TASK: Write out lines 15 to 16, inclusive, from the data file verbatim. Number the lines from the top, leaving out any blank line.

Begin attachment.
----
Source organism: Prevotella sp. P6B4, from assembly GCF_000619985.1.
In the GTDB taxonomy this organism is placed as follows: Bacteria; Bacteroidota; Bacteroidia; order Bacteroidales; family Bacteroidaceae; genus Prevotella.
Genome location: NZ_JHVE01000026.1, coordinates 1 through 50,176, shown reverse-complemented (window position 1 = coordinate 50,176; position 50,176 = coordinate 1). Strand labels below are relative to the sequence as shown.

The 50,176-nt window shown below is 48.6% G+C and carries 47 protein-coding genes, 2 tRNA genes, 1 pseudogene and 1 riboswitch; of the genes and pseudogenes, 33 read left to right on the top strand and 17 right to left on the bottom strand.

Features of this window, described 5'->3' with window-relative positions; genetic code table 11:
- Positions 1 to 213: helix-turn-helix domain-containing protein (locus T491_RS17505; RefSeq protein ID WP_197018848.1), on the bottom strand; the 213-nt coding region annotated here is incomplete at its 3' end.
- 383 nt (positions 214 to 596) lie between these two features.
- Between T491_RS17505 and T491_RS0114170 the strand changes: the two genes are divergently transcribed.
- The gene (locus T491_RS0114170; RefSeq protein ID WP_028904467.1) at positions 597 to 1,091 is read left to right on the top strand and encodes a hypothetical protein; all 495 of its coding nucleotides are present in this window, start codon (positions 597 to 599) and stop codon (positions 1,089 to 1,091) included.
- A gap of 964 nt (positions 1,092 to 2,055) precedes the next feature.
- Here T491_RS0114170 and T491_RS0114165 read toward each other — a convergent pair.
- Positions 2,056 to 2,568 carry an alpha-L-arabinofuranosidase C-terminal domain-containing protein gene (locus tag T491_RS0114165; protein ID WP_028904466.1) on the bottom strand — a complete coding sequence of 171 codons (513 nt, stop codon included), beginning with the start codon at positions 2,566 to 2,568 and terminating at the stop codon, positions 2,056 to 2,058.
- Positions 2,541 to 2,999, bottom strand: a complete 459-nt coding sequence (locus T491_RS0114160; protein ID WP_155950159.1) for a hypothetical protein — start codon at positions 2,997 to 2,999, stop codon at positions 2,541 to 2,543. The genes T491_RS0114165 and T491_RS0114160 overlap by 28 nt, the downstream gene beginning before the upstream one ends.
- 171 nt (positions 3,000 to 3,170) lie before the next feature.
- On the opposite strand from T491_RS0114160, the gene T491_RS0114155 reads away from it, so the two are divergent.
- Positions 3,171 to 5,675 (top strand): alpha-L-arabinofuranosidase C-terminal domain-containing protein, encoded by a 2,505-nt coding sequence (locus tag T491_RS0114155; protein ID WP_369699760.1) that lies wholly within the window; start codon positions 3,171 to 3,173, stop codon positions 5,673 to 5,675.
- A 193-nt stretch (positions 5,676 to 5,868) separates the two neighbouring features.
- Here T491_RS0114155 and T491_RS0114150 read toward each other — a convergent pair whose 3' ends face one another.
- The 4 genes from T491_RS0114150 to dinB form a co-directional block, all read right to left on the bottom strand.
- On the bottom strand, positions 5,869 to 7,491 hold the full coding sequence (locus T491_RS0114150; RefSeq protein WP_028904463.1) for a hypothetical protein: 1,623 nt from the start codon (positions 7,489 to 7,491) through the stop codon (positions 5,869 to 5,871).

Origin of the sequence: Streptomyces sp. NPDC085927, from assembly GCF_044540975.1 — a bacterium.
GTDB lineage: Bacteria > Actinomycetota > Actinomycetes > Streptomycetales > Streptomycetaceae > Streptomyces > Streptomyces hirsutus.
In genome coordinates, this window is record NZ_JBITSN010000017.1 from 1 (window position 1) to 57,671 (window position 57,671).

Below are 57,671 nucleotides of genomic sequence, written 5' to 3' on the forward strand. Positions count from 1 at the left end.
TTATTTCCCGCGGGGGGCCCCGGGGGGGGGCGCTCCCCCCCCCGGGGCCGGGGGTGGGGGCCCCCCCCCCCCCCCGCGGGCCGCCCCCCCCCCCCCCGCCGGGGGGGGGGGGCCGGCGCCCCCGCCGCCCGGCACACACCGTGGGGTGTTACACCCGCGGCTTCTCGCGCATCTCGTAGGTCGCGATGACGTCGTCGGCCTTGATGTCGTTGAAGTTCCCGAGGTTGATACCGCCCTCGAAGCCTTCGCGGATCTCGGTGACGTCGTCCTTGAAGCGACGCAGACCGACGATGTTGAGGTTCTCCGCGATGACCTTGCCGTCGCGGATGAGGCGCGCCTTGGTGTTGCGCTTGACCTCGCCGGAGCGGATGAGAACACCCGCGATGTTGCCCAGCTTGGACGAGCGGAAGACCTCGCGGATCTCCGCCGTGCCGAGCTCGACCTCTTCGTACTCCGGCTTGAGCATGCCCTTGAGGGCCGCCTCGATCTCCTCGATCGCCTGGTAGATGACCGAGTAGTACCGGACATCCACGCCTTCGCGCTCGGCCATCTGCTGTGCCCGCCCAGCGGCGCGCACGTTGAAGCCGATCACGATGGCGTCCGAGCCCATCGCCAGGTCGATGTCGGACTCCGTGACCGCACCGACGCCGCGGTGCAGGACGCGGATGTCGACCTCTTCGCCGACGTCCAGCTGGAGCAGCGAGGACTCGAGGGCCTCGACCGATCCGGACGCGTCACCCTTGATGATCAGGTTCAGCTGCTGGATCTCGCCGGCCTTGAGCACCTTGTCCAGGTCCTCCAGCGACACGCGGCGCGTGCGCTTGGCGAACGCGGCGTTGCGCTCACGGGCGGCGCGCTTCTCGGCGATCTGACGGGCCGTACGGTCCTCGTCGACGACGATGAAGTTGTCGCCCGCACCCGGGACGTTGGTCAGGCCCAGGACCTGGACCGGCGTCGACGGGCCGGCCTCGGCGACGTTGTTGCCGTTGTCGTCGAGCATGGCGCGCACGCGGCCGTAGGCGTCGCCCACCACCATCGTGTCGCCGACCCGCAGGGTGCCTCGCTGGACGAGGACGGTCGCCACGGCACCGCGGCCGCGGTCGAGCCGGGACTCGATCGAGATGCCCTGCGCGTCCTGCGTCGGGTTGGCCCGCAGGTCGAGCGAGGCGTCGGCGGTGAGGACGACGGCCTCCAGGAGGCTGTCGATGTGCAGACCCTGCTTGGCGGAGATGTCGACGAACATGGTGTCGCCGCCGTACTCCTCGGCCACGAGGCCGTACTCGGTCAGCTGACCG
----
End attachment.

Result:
- On the opposite strand from T491_RS0114160, the gene T491_RS0114155 reads away from it, so the two are divergent.
- Positions 3,171 to 5,675 (top strand): alpha-L-arabinofuranosidase C-terminal domain-containing protein, encoded by a 2,505-nt coding sequence (locus tag T491_RS0114155; protein ID WP_369699760.1) that lies wholly within the window; start codon positions 3,171 to 3,173, stop codon positions 5,673 to 5,675.